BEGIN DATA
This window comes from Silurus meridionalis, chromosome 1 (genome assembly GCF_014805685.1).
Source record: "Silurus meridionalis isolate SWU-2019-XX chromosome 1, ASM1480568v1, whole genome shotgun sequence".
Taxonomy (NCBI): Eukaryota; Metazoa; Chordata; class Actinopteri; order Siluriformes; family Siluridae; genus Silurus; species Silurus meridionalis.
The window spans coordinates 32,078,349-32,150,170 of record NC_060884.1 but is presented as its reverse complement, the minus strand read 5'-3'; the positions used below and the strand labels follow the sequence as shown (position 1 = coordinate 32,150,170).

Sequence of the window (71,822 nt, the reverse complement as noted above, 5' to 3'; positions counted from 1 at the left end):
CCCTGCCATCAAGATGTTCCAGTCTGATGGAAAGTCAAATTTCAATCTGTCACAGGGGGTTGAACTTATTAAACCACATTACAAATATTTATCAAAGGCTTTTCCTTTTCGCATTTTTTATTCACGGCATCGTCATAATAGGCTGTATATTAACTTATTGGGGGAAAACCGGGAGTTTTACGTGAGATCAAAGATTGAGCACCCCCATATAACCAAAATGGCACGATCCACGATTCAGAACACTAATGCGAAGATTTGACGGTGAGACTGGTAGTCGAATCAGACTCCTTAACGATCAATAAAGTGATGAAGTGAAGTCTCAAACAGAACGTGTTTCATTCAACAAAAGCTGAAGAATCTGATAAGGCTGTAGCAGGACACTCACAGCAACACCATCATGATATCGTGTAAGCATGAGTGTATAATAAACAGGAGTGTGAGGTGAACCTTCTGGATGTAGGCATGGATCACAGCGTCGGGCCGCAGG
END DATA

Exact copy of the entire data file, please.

This window comes from Silurus meridionalis, chromosome 1 (genome assembly GCF_014805685.1).
Source record: "Silurus meridionalis isolate SWU-2019-XX chromosome 1, ASM1480568v1, whole genome shotgun sequence".
Taxonomy (NCBI): Eukaryota; Metazoa; Chordata; class Actinopteri; order Siluriformes; family Siluridae; genus Silurus; species Silurus meridionalis.
The window spans coordinates 32,078,349-32,150,170 of record NC_060884.1 but is presented as its reverse complement, the minus strand read 5'-3'; the positions used below and the strand labels follow the sequence as shown (position 1 = coordinate 32,150,170).

Sequence of the window (71,822 nt, the reverse complement as noted above, 5' to 3'; positions counted from 1 at the left end):
CCCTGCCATCAAGATGTTCCAGTCTGATGGAAAGTCAAATTTCAATCTGTCACAGGGGGTTGAACTTATTAAACCACATTACAAATATTTATCAAAGGCTTTTCCTTTTCGCATTTTTTATTCACGGCATCGTCATAATAGGCTGTATATTAACTTATTGGGGGAAAACCGGGAGTTTTACGTGAGATCAAAGATTGAGCACCCCCATATAACCAAAATGGCACGATCCACGATTCAGAACACTAATGCGAAGATTTGACGGTGAGACTGGTAGTCGAATCAGACTCCTTAACGATCAATAAAGTGATGAAGTGAAGTCTCAAACAGAACGTGTTTCATTCAACAAAAGCTGAAGAATCTGATAAGGCTGTAGCAGGACACTCACAGCAACACCATCATGATATCGTGTAAGCATGAGTGTATAATAAACAGGAGTGTGAGGTGAACCTTCTGGATGTAGGCATGGATCACAGCGTCGGGCCGCAGG